Parish Minister, 2014-2019

UU Fellowship of Stanislaus County

Modesto, California

Interim Minister, 2012-2014

Unitarian Universalists of Merced

 Merced, California

Consulting Minister, 2012-2014

Unitarian Church of Vancouver

Vancouver, British Columbia, Canada

Ministerial Intern, 2010 - 2011

Old Chapel Unitarians

Dukinfield, England

Summer Intern, 2009

Micah's Porch

Chicago, Illinois

Student Minister, 2007 - 2010

Selected Professional Experience

HIV/AIDS Project at University of Illinois, Chicago

Chicago, Illinois

Administrator, 2004 - 2007

Beverly Unitarian Universalist Church

Chicago, Illinois

Director of Religious Education, 1999 - 2001


Meadville Lombard Theological School

Chicago, Illinois

Master of Divinity, 2011

University of Illinois

Chicago, Illinois

Bachelor Degree, American History, 2007

Continuing Education

In ministry, the work of learning is never done.

Since seminary I have worked to further my training every year, not only to keep aware of changes in education, but to continue to learn from both senior colleagues and new ones. There are also many informal occasions where education happens, casual conversations, email exchanges and group gatherings.


Here are some of the more formal trainings that I have taken in the last decade:

  • Family Systems Theory Part 1, The Bowen Center for the Study of the Human Family

  • Family Systems Theory Part 2, The Bowen Center for the Study of the Human Family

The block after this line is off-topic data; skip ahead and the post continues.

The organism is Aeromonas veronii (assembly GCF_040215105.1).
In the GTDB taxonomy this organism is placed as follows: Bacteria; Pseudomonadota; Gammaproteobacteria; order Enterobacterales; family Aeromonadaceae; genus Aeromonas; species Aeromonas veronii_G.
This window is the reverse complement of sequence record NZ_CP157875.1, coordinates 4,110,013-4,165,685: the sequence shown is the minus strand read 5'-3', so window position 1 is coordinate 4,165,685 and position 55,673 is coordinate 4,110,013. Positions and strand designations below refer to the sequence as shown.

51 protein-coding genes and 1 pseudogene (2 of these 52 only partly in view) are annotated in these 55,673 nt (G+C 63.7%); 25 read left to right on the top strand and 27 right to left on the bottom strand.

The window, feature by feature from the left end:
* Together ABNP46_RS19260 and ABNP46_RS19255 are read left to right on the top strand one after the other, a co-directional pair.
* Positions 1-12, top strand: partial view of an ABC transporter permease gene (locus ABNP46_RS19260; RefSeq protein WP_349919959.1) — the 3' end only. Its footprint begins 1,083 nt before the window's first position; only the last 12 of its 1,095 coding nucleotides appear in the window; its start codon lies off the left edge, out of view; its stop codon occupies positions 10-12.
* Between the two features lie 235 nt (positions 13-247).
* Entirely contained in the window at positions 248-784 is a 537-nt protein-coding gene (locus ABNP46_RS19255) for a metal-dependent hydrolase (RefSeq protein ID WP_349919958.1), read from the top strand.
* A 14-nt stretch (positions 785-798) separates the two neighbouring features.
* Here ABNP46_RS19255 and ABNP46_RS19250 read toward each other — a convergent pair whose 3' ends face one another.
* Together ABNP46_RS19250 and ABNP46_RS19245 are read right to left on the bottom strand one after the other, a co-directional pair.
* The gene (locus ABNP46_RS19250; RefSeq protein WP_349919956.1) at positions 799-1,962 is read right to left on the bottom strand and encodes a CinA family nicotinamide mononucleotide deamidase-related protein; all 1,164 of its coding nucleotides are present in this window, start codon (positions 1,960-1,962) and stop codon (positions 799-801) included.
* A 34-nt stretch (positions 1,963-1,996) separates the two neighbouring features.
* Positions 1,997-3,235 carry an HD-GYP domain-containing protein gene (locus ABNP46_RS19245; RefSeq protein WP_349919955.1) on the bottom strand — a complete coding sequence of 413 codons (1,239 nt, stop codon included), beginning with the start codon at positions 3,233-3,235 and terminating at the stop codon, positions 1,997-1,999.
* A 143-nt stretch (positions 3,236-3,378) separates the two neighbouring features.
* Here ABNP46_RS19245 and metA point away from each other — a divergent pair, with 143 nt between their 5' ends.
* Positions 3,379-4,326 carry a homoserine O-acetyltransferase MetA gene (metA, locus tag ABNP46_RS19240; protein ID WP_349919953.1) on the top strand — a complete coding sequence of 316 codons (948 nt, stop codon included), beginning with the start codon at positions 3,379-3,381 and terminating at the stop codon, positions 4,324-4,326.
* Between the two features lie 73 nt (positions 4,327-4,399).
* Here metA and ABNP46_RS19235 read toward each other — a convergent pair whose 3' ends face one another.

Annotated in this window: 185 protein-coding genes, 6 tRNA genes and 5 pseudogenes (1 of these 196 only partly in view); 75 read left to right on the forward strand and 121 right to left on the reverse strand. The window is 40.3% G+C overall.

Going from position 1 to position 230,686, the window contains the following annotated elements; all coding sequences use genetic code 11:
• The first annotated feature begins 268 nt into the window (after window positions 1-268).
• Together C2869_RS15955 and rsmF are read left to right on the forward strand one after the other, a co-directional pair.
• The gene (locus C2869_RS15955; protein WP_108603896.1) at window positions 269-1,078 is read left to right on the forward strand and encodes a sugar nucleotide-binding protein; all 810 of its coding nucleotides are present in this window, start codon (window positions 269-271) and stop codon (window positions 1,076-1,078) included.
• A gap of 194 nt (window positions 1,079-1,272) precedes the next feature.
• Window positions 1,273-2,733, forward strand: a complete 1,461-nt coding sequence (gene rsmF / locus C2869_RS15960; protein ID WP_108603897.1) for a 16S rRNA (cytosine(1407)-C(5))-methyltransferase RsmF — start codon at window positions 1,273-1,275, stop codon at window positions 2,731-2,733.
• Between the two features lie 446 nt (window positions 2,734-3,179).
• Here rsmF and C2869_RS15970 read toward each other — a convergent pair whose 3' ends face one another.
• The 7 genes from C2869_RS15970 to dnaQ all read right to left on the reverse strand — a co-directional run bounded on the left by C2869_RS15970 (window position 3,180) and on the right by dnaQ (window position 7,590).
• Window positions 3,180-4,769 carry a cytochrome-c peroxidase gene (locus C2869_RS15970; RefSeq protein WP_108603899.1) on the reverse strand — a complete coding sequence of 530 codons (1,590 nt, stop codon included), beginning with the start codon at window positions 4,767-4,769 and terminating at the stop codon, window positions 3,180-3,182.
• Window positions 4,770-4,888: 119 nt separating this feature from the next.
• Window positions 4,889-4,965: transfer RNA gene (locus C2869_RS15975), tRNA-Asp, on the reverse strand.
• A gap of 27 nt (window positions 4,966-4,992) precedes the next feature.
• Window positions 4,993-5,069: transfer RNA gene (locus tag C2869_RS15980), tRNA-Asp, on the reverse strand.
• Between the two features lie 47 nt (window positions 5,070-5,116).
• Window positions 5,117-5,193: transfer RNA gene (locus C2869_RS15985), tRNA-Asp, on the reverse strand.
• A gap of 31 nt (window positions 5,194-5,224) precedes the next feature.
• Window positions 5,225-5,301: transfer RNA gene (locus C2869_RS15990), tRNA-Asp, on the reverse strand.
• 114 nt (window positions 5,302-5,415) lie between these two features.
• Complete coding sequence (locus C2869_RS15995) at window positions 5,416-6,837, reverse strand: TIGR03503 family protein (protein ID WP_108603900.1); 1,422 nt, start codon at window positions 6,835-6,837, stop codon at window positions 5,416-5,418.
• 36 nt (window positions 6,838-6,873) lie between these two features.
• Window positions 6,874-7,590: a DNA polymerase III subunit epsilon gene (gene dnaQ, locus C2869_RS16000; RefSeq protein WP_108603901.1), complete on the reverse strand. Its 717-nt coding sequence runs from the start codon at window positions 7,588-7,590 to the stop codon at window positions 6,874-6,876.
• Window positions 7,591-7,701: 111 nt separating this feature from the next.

• Executive Leadership for Ministers, Howard University, School of Business

  • The Work of the Pastor, Interim Ministry Network

  • The Work of the Congregation, Interim Ministry Network

  • Beyond Trans 101: Being a Clergy Ally

  • Beyond Categorical Thinking Trainer Training

  • Non Violent Protest Procedures: The Poor People’s Campaign

  • Liberal and Liberation Theologies in Dialogue, Harvard Divinity School

  • Serving the After Pastor Church, UUA Training

  • Ministry in the Public Square, UUMA Continuing Education Week

  • Our Whole Lives ("OWL") for grades 7-9 and 10-12

UU, Interfaith & Social Justice Service

Together we'll examine to examine both the world and our place within it.


While Unitarian Universalists do not have a creed, or a common dogma, we share a common drive to make the world into a place that is more fair and equitable for all. 

UUA Nominating Committee

Elected and served for 6 years. 3 years as chair. Implemented new leadership development practices.

Community Leadership

Served on boards of local non-profits such as The Ohio Poor People’s Campaign and engaged in addressing LGBT and women's rights, homelessness, and racism.

Ministerial Formation Network

Vocational Director, Discernment Partner and Mentor for new ministers.


Member, covener, and regular participant in gatherings for religious professionals of color.

Learn about my ministry

I seek to be a faithful and trusted companion to the congregations I serve.